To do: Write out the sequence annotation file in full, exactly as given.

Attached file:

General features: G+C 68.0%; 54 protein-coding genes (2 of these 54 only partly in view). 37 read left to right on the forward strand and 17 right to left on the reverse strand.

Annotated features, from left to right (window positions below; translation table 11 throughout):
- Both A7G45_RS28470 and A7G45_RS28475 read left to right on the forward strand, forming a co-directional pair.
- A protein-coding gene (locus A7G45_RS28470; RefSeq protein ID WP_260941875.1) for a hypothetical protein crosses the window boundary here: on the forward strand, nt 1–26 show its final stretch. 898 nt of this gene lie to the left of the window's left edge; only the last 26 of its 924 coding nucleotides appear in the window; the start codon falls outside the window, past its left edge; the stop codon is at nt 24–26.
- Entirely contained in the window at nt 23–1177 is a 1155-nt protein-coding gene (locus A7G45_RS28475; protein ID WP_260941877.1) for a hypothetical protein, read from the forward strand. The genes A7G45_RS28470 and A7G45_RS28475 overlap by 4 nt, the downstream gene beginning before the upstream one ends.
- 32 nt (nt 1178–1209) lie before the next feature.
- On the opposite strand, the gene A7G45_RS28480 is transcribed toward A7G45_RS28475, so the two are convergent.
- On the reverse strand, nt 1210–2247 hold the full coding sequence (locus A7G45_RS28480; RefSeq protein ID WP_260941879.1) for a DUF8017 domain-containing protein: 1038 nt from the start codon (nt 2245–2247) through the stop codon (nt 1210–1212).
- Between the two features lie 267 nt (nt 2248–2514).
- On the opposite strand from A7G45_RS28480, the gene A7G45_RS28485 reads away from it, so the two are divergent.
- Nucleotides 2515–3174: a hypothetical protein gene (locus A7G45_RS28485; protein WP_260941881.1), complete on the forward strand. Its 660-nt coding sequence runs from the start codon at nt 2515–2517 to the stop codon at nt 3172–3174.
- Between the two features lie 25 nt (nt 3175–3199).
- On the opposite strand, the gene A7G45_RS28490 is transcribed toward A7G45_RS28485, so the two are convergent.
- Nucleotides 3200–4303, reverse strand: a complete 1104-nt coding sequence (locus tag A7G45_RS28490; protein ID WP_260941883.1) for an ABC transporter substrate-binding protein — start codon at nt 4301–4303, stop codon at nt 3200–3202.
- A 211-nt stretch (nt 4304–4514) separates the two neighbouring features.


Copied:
General features: G+C 68.0%; 54 protein-coding genes (2 of these 54 only partly in view). 37 read left to right on the forward strand and 17 right to left on the reverse strand.

Annotated features, from left to right (window positions below; translation table 11 throughout):
- Both A7G45_RS28470 and A7G45_RS28475 read left to right on the forward strand, forming a co-directional pair.
- A protein-coding gene (locus A7G45_RS28470; RefSeq protein ID WP_260941875.1) for a hypothetical protein crosses the window boundary here: on the forward strand, nt 1–26 show its final stretch. 898 nt of this gene lie to the left of the window's left edge; only the last 26 of its 924 coding nucleotides appear in the window; the start codon falls outside the window, past its left edge; the stop codon is at nt 24–26.
- Entirely contained in the window at nt 23–1177 is a 1155-nt protein-coding gene (locus A7G45_RS28475; protein ID WP_260941877.1) for a hypothetical protein, read from the forward strand. The genes A7G45_RS28470 and A7G45_RS28475 overlap by 4 nt, the downstream gene beginning before the upstream one ends.
- 32 nt (nt 1178–1209) lie before the next feature.
- On the opposite strand, the gene A7G45_RS28480 is transcribed toward A7G45_RS28475, so the two are convergent.
- On the reverse strand, nt 1210–2247 hold the full coding sequence (locus A7G45_RS28480; RefSeq protein ID WP_260941879.1) for a DUF8017 domain-containing protein: 1038 nt from the start codon (nt 2245–2247) through the stop codon (nt 1210–1212).
- Between the two features lie 267 nt (nt 2248–2514).
- On the opposite strand from A7G45_RS28480, the gene A7G45_RS28485 reads away from it, so the two are divergent.
- Nucleotides 2515–3174: a hypothetical protein gene (locus A7G45_RS28485; protein WP_260941881.1), complete on the forward strand. Its 660-nt coding sequence runs from the start codon at nt 2515–2517 to the stop codon at nt 3172–3174.
- Between the two features lie 25 nt (nt 3175–3199).
- On the opposite strand, the gene A7G45_RS28490 is transcribed toward A7G45_RS28485, so the two are convergent.
- Nucleotides 3200–4303, reverse strand: a complete 1104-nt coding sequence (locus tag A7G45_RS28490; protein ID WP_260941883.1) for an ABC transporter substrate-binding protein — start codon at nt 4301–4303, stop codon at nt 3200–3202.
- A 211-nt stretch (nt 4304–4514) separates the two neighbouring features.